I find myself clapping after a statement made by David Cameron MP. I stop mid-clap in shock and look around to make sure no one has witnessed this act, which of course will make it easier to pretend that it didn’t happen. There are many reasons why one would dislike Cameron: his tendency to change his views to suit his audience, the fact that he voted in favour of the Iraq war, disagreement with his political views and policies, so why do I personally dislike him?
Alas, I cannot say it is because I have carried out a discerning analysis of his political views and concluded that they do not align with my own. I cannot say it is because of his chameleon-like habit of changing his colours and skipping from right to left and left back to right. The reason I dislike him is because he is smarmy. Yes, you heard me. Smarmy. He has this self-serving pompous look about him. No, I can’t back this up with specific observations; it’s just a vibe that I get from him. The way he speaks: smarmy, the way he smiles: smarmy, the way he gesticulates: smarmy.
Maybe it is some sort of inverse prejudice; Cameron is the son of a stockbroker and was educated at Eton and Oxford. He grew up in Oxfordshire, read Philosophy, Politics and Economics and dabbled with recreational drugs. If that doesn’t smack of toffness, I don’t know what does. Basically, he’s a million miles away from me and most “normal” people. How can he possibly relate to my experiences and my problems? The closest he has ever got to my community is indulging in a saccharine photo-opportunity at a local primary school.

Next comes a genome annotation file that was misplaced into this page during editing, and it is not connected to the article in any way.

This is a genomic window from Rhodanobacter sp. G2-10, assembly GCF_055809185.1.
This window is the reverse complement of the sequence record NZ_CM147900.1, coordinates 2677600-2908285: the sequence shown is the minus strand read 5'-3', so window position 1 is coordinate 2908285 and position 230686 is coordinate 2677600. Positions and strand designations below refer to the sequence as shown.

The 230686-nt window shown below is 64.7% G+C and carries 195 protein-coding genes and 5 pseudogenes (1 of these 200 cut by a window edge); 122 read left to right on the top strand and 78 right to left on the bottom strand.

I mean, could this picture get any less genuine? It’s like, “Let’s have girls in scarves behind me to say that ‘Yes, I like Muslims’ and why not have me sitting on the floor to show that they are equal or even above me? It will portray a strong sense of humility in me and I’ll sit here and make all these important looking gestures and..[etc etc etc]” *Smarmy smile*
I just really really dislike him.
But then again, most of my political leanings are based on equally irrelevant factors. I listen to the debates in the House of Commons not because I think they are insightful or interesting but because I love the banter, jesting and lighthearted derision that takes place. I like the tradition and the big, fancy terms and titles such as, “The Right Honorable Gentleman”, and “Serjeant at Arms” and even “The Leader of the Opposition”.
Equally lightweight is the reason why Teflon Tony held a special place in my heart for many years; in 1998 with the burgeoning growth of the internet, I read that using one finger, Tony typed in a message for Cherie with the flowers he was ordering for her online. Perhaps that too was a ploy to show his “human” side but it worked with me. It made me like him and surely, that is half the political battle won?
Perhaps I should examine political agendas in depth rather than making decisions on whether or not I like a politician. After all, surely it is an abhorrent crime to like any of them?